What Does LTE Mean?

Long Term Evolution: The fastest wireless 4G network

Long Term Evolution, or LTE, is a 4G wireless broadband standard that replaces previous technologies like WiMax and 3G. It's faster than 3G but slower than both true 4G and 5G, the current wireless standard.

LTE is used by mobile devices like smartphones and tablets instead of a wireless (Wi-Fi) connection. As with 3G or 4G, LTE is a technology standard that determines how mobile devices connect to the internet from cellular towers.

LTE is largely a marketing term meant to signify progress toward 4G. There isn't an international regulatory body that rules on what is and isn't LTE or 4G. So, telecom companies often use the terms interchangeably. However, LTE's actual technical specifications fall short of 4G speeds.

4G LTE for Mobile Devices
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LTE Benefits

Despite being slower than true 4G, LTE is an improvement over older technologies and mobile broadband standards. Compared with 3G, LTE offers:

  • Higher bandwidth (faster connection speeds).
  • A better underlying technology for voice calls (VoIP) and multimedia streaming.
  • Low data transfer latency.
  • More scalability, allowing for more devices to connect to an access point at a time.
  • Refined for voice calls through the use of Voice over LTE (VoLTE).

How to Use LTE

You need two things to take advantage of LTE: a phone and a mobile network that supports it.

This means you need to make sure your device is LTE compatible. Not all devices contain the necessary hardware to connect to an LTE network. You can be confident that new phones do, but older models may not.

LTE phones might be called 4G LTE. If your phone doesn't work on an LTE network, you may need to upgrade your device or settle for slower-than-LTE speeds.

Beyond the phone, you'll need access to a wireless service provider—either a mobile carrier or a mobile virtual network operator (MVNO). These companies deliver the LTE technology to your device. You need to be within an LTE coverage area to use the service.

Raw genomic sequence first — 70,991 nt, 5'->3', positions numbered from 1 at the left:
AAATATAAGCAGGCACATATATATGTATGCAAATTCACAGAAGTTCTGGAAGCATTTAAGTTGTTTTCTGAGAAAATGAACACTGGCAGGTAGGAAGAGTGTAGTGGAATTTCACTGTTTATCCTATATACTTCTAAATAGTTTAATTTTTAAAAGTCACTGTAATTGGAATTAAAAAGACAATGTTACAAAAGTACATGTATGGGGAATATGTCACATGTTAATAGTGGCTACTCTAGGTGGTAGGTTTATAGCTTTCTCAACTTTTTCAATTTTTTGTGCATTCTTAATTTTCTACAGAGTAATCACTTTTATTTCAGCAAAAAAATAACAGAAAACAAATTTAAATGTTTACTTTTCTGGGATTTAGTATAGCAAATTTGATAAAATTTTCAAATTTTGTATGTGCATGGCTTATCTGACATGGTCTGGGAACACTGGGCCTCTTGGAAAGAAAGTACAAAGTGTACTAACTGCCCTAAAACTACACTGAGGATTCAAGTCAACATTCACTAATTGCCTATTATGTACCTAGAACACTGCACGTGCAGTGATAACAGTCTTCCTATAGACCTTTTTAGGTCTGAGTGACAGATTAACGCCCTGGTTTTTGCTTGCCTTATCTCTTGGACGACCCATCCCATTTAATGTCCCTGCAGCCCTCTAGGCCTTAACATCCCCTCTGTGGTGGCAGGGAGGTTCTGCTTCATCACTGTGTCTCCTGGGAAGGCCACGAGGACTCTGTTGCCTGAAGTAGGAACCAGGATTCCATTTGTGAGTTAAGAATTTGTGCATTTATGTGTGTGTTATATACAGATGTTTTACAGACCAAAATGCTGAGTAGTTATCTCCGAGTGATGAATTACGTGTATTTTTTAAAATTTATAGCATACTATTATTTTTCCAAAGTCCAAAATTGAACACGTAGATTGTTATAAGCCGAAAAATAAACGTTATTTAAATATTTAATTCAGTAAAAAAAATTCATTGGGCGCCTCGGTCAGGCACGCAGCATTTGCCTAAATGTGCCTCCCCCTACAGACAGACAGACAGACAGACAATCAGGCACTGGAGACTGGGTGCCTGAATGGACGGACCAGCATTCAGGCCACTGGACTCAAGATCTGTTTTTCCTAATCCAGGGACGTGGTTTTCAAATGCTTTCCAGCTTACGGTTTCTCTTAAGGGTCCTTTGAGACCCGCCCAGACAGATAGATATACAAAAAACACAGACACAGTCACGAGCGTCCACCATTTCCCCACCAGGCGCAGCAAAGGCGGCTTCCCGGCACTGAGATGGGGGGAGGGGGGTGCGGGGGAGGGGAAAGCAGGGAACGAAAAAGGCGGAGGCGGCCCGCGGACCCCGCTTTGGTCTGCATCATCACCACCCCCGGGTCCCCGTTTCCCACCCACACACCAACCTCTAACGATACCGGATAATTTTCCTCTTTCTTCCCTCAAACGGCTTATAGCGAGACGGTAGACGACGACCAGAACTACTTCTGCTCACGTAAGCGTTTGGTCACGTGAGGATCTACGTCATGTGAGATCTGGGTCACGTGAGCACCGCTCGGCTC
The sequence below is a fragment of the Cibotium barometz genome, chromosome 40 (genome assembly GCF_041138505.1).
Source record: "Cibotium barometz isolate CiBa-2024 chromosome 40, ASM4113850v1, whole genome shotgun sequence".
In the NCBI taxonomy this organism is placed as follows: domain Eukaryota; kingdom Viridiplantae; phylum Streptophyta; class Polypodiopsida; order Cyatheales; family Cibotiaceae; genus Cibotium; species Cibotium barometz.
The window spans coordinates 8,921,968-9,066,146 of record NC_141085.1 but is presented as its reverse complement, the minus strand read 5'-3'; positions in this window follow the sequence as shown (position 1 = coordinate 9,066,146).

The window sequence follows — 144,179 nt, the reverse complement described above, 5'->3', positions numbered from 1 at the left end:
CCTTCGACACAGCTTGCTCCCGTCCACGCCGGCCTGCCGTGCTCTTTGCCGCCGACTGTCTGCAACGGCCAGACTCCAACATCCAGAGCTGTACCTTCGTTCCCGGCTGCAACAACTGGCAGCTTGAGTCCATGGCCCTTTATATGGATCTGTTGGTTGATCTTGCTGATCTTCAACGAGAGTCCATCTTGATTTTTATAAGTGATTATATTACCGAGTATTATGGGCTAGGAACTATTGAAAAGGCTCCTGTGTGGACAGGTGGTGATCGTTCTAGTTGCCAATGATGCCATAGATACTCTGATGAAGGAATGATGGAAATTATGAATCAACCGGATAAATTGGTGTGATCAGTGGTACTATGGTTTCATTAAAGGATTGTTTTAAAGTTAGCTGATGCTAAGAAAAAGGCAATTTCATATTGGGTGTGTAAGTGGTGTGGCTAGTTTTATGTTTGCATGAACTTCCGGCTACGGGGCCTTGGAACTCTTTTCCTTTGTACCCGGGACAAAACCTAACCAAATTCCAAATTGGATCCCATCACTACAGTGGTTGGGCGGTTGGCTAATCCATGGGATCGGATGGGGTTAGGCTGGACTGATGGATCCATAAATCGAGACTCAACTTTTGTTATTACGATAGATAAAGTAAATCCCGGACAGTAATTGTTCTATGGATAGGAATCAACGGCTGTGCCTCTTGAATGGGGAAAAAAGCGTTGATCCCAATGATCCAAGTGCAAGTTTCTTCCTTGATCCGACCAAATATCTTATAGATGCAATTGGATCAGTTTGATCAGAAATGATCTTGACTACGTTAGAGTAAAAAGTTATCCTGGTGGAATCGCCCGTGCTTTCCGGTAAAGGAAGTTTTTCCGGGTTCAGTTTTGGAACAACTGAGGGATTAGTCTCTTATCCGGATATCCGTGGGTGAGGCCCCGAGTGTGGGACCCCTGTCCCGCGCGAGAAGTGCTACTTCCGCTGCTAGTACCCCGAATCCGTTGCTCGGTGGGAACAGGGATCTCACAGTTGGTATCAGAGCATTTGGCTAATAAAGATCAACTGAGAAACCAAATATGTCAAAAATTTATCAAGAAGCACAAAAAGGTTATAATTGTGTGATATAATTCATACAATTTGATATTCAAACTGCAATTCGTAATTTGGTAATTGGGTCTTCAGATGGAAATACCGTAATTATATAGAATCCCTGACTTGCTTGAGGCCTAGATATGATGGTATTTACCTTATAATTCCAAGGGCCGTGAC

A misleading marketing term, LTE often does not correspond to expectations. Before buying a smartphone or any other device, read reviews, check testers' verdicts, and pay attention to the actual LTE performance of the device.

History of LTE

3G was an improvement over 2G, but it lacked the speed required of the smartphone revolution. The International Telecommunications Union Radiocommunications Sector (ITU-R), the body that sets mobile broadband connections and speeds, introduced an upgraded set of wireless communication specifications in 2008. The new standard would satisfy the needs of newer technologies like VoIP, media streaming, video conferencing, high-speed data transfers, and real-time collaboration.

This set specification was named 4G, meaning fourth generation, and speed was one of the main improvements.

A 4G network could, according to these specifications, deliver speeds of up to 100 Mbps during motion, like in a car or train, and up to 1 Gbps when stationary. These were high targets. Since the ITU-R had no say in implementing such standards, it had to relax the rules so that new technologies could be considered 4G despite failing to reach these speeds. The market followed with devices labeled 4G LTE.

4G/LTE remains the most prevalent standard throughout the world. Still, more and more devices and networks are equipped for 5G. 5G offers several improvements over both 4G and LTE but faces challenges to widespread adoption.

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